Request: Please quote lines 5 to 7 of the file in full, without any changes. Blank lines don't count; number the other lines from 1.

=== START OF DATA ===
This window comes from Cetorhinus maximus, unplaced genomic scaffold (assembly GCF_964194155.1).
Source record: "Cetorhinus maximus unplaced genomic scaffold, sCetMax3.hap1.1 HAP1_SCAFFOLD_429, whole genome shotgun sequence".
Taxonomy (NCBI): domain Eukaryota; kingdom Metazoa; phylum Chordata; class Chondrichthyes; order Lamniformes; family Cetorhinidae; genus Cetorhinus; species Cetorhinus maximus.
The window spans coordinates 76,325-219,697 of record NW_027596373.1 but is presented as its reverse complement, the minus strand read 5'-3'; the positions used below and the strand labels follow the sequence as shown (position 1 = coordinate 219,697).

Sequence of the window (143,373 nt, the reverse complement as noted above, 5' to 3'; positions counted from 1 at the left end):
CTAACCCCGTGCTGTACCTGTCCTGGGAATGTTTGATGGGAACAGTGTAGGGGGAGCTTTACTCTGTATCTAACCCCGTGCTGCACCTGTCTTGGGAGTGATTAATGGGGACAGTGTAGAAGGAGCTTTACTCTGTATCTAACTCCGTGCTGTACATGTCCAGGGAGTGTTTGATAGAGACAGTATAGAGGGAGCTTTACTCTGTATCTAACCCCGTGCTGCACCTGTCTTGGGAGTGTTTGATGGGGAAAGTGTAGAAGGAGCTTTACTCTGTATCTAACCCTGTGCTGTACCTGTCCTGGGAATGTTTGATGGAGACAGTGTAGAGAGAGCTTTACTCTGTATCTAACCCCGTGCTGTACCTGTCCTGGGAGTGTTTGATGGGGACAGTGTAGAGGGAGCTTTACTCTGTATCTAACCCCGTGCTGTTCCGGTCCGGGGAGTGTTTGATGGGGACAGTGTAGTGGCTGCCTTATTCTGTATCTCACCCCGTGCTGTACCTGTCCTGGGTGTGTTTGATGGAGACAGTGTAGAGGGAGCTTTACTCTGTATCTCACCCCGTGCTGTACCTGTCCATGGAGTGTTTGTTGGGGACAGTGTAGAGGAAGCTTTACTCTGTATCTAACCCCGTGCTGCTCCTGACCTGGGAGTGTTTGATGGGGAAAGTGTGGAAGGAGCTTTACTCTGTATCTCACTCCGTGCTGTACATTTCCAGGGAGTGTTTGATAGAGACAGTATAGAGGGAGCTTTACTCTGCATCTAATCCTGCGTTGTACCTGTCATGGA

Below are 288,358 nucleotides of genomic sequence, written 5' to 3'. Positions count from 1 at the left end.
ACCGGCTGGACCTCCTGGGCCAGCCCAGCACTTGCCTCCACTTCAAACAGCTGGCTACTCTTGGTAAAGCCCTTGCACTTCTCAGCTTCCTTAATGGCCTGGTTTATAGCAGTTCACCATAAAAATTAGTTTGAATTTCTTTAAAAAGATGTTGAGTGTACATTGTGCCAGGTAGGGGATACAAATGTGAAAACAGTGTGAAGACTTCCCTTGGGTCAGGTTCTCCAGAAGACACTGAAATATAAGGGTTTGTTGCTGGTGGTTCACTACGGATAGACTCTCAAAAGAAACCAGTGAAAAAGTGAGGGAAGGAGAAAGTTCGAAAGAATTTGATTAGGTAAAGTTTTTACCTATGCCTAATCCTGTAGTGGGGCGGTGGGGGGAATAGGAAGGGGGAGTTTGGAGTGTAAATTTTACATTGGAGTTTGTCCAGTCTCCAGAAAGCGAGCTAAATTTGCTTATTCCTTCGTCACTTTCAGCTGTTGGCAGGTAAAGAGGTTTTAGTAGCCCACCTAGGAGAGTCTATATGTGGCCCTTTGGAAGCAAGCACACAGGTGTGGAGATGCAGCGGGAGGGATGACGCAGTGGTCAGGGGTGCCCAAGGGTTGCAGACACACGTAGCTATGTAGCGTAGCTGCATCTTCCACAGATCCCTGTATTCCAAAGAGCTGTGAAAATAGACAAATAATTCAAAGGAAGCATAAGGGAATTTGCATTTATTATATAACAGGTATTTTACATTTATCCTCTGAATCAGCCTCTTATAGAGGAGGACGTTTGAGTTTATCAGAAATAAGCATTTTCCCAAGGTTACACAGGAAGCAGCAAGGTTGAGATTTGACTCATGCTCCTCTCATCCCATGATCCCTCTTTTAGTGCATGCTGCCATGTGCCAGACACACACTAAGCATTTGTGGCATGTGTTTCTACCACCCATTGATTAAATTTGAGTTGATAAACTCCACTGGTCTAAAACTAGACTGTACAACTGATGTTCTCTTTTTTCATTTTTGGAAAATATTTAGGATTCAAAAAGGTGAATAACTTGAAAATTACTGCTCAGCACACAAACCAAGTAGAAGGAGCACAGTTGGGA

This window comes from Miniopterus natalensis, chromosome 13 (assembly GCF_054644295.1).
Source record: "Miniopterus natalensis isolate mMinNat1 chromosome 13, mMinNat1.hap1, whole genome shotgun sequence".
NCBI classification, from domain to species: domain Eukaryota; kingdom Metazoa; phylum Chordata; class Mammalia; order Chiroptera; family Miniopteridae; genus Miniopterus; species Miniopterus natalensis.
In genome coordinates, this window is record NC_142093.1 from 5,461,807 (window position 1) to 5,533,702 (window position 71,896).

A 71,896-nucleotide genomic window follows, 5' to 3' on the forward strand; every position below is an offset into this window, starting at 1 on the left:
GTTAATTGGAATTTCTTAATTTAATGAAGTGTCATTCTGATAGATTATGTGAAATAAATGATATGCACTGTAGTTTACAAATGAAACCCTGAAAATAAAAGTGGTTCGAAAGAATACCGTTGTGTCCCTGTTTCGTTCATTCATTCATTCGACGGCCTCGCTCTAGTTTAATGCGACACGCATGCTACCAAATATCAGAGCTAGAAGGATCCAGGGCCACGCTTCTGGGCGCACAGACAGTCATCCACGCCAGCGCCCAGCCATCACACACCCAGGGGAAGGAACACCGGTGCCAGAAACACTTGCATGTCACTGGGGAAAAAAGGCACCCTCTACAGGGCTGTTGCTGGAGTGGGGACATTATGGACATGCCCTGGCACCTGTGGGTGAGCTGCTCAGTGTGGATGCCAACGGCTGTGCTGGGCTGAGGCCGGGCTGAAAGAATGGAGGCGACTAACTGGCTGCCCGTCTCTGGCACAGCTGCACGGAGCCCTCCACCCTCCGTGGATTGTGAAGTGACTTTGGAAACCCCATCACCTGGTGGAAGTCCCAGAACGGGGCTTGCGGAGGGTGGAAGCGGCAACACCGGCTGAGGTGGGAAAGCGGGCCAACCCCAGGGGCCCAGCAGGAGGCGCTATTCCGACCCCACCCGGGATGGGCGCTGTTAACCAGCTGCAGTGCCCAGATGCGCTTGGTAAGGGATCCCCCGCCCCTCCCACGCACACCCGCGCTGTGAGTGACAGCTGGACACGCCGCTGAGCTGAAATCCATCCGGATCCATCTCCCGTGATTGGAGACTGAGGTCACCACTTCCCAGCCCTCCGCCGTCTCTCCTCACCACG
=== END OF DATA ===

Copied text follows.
Sequence of the window (143,373 nt, the reverse complement as noted above, 5' to 3'; positions counted from 1 at the left end):
CTAACCCCGTGCTGTACCTGTCCTGGGAATGTTTGATGGGAACAGTGTAGGGGGAGCTTTACTCTGTATCTAACCCCGTGCTGCACCTGTCTTGGGAGTGATTAATGGGGACAGTGTAGAAGGAGCTTTACTCTGTATCTAACTCCGTGCTGTACATGTCCAGGGAGTGTTTGATAGAGACAGTATAGAGGGAGCTTTACTCTGTATCTAACCCCGTGCTGCACCTGTCTTGGGAGTGTTTGATGGGGAAAGTGTAGAAGGAGCTTTACTCTGTATCTAACCCTGTGCTGTACCTGTCCTGGGAATGTTTGATGGAGACAGTGTAGAGAGAGCTTTACTCTGTATCTAACCCCGTGCTGTACCTGTCCTGGGAGTGTTTGATGGGGACAGTGTAGAGGGAGCTTTACTCTGTATCTAACCCCGTGCTGTTCCGGTCCGGGGAGTGTTTGATGGGGACAGTGTAGTGGCTGCCTTATTCTGTATCTCACCCCGTGCTGTACCTGTCCTGGGTGTGTTTGATGGAGACAGTGTAGAGGGAGCTTTACTCTGTATCTCACCCCGTGCTGTACCTGTCCATGGAGTGTTTGTTGGGGACAGTGTAGAGGAAGCTTTACTCTGTATCTAACCCCGTGCTGCTCCTGACCTGGGAGTGTTTGATGGGGAAAGTGTGGAAGGAGCTTTACTCTGTATCTCACTCCGTGCTGTACATTTCCAGGGAGTGTTTGATAGAGACAGTATAGAGGGAGCTTTACTCTGCATCTAATCCTGCGTTGTACCTGTCATGGA

Below are 288,358 nucleotides of genomic sequence, written 5' to 3'. Positions count from 1 at the left end.